|dc.description.abstract||This thesis is concerned with the problem of automating the interpretation of data representing
the underwater environment retrieved from sensors. This is an important task
which potentially allows underwater robots to become completely autonomous, keeping
humans out of harm’s way and reducing the operational time and cost of many
underwater applications. Typical applications include unexploded ordnance clearance,
ship/plane wreck hunting (e.g. Malaysia Airlines flight MH370), and oilfield inspection
(e.g. Deepwater Horizon disaster).
Two attributes of the processing are crucial if automated interpretation is to be successful.
First, computational efficiency is required to allow real-time analysis to be
performed on-board robots with limited resources. Second, detection accuracy comparable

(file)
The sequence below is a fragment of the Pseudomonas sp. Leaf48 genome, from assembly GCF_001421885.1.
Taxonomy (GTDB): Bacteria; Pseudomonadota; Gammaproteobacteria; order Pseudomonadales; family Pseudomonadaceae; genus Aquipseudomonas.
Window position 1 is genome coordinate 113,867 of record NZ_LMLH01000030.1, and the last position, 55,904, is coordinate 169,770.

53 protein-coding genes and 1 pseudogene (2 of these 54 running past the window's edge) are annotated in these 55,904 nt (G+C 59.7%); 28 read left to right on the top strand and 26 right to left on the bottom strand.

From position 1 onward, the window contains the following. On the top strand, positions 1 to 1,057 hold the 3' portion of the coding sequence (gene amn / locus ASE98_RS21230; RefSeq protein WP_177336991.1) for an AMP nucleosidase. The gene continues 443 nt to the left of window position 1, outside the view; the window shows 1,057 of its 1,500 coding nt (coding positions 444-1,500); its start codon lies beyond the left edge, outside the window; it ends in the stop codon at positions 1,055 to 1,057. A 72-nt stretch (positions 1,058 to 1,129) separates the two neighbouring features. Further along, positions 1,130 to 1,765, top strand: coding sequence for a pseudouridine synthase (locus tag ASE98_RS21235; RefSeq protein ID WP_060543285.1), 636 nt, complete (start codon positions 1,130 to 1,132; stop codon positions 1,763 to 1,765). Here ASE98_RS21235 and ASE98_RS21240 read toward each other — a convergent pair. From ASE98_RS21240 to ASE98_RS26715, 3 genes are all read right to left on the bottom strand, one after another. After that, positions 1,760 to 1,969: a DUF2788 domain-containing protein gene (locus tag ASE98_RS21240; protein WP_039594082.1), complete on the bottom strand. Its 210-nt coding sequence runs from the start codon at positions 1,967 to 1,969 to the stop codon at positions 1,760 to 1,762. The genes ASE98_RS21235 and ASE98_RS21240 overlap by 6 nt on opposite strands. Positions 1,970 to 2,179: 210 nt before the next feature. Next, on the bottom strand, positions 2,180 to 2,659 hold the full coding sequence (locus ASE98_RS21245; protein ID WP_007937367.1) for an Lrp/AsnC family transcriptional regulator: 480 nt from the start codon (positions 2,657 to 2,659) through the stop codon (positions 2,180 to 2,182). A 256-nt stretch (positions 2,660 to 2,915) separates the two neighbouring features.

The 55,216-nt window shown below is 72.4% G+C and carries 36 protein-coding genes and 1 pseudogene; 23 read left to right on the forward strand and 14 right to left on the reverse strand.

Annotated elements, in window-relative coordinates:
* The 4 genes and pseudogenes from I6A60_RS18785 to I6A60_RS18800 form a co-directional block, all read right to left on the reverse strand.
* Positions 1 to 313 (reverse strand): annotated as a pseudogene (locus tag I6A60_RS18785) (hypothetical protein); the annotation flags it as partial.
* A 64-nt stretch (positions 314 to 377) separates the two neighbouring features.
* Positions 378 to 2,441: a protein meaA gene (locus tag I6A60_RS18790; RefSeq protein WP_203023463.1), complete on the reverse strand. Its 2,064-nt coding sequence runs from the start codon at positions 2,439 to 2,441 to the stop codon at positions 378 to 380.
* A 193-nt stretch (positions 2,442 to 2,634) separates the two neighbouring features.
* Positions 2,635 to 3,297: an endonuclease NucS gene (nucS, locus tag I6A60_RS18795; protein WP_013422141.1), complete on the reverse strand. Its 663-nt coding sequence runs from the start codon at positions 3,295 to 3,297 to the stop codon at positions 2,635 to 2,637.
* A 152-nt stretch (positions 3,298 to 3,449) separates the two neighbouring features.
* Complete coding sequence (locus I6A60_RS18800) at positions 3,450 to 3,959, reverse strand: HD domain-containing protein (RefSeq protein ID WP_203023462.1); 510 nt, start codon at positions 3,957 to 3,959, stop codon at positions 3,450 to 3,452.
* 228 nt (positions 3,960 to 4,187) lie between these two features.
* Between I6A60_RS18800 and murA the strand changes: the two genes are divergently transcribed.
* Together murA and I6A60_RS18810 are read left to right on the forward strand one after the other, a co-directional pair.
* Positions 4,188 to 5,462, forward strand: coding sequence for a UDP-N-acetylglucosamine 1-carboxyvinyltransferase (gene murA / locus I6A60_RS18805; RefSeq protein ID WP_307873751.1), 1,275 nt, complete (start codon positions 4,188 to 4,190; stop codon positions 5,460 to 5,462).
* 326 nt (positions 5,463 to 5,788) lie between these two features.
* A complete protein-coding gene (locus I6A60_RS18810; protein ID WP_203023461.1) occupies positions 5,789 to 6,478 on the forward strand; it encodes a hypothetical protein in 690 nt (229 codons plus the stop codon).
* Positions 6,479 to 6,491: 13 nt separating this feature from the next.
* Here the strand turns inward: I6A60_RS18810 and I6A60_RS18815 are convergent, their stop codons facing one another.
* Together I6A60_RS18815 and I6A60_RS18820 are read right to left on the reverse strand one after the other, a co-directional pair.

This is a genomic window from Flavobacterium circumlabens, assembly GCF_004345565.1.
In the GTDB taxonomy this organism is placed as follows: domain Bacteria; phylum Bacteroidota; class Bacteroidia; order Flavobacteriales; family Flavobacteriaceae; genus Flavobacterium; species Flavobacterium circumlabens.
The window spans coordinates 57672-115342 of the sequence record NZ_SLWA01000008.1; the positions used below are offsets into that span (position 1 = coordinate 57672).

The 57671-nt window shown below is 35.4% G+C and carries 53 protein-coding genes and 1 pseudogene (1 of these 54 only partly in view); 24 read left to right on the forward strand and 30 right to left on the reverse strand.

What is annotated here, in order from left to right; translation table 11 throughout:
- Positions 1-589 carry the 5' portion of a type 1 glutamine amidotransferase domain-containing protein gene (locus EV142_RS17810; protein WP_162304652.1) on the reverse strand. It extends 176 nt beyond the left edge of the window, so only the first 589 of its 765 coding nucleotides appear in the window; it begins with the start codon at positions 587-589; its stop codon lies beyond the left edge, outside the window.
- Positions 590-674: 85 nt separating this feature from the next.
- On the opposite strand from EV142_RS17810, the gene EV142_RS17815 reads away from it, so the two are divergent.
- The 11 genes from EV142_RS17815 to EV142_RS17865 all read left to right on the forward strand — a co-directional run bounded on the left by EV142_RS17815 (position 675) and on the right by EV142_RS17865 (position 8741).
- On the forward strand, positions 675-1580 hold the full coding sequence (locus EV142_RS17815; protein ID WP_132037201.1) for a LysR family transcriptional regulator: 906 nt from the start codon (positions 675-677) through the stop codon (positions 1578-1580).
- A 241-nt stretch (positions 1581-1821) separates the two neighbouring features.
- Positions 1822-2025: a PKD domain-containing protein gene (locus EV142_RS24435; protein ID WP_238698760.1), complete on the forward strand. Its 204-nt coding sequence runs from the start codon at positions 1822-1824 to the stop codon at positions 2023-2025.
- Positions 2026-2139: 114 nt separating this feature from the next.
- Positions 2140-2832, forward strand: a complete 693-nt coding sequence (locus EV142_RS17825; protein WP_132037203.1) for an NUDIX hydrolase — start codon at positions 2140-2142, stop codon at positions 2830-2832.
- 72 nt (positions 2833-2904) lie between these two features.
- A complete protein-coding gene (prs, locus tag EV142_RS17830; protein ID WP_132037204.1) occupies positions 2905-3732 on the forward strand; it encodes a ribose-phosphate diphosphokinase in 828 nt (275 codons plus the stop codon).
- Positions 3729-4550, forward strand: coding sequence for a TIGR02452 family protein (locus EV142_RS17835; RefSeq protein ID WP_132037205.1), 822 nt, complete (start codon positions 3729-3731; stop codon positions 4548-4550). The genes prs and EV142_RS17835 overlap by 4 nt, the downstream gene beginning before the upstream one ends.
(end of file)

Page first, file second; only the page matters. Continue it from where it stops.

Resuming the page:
to human experts is required in order to replace them. Approaches in the open
literature do not appear capable of achieving these requirements and this therefore has
become the objective of this thesis.
This thesis proposes a novel approach capable of recognizing targets in sonar data
extremely rapidly with a low number of false alarms. The approach was originally
developed for face detection in video, and it is applied to sonar data here for the first
time. Aside from the application, the main contribution of this thesis, therefore, is in
the way this approach is extended to reduce its training time and improve its detection
Results obtained on large sets of real sonar data on a variety of challenging terrains
are presented to show the discriminative power of the proposed approach. In real field
trials, the proposed approach was capable of processing sonar data real-time on-board
underwater robots. In direct comparison with human experts, the proposed approach
offers 40% reduction in the number of false alarms.||en_US